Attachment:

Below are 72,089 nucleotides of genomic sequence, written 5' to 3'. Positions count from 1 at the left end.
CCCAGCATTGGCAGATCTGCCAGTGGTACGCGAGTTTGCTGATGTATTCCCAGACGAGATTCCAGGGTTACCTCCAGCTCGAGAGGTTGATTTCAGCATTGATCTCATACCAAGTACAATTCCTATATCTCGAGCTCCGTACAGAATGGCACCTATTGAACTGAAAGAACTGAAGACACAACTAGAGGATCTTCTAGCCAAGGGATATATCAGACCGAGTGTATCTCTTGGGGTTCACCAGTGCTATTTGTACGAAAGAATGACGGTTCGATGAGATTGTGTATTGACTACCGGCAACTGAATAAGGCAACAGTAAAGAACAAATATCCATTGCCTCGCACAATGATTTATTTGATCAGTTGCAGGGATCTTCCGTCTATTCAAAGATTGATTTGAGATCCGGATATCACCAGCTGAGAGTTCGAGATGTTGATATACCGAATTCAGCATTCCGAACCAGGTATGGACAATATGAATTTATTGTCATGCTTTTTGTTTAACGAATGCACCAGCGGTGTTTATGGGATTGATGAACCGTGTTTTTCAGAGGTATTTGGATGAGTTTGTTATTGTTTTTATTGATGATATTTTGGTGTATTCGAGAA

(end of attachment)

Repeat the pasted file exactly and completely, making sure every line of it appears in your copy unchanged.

Below are 72,089 nucleotides of genomic sequence, written 5' to 3'. Positions count from 1 at the left end.
CCCAGCATTGGCAGATCTGCCAGTGGTACGCGAGTTTGCTGATGTATTCCCAGACGAGATTCCAGGGTTACCTCCAGCTCGAGAGGTTGATTTCAGCATTGATCTCATACCAAGTACAATTCCTATATCTCGAGCTCCGTACAGAATGGCACCTATTGAACTGAAAGAACTGAAGACACAACTAGAGGATCTTCTAGCCAAGGGATATATCAGACCGAGTGTATCTCTTGGGGTTCACCAGTGCTATTTGTACGAAAGAATGACGGTTCGATGAGATTGTGTATTGACTACCGGCAACTGAATAAGGCAACAGTAAAGAACAAATATCCATTGCCTCGCACAATGATTTATTTGATCAGTTGCAGGGATCTTCCGTCTATTCAAAGATTGATTTGAGATCCGGATATCACCAGCTGAGAGTTCGAGATGTTGATATACCGAATTCAGCATTCCGAACCAGGTATGGACAATATGAATTTATTGTCATGCTTTTTGTTTAACGAATGCACCAGCGGTGTTTATGGGATTGATGAACCGTGTTTTTCAGAGGTATTTGGATGAGTTTGTTATTGTTTTTATTGATGATATTTTGGTGTATTCGAGAA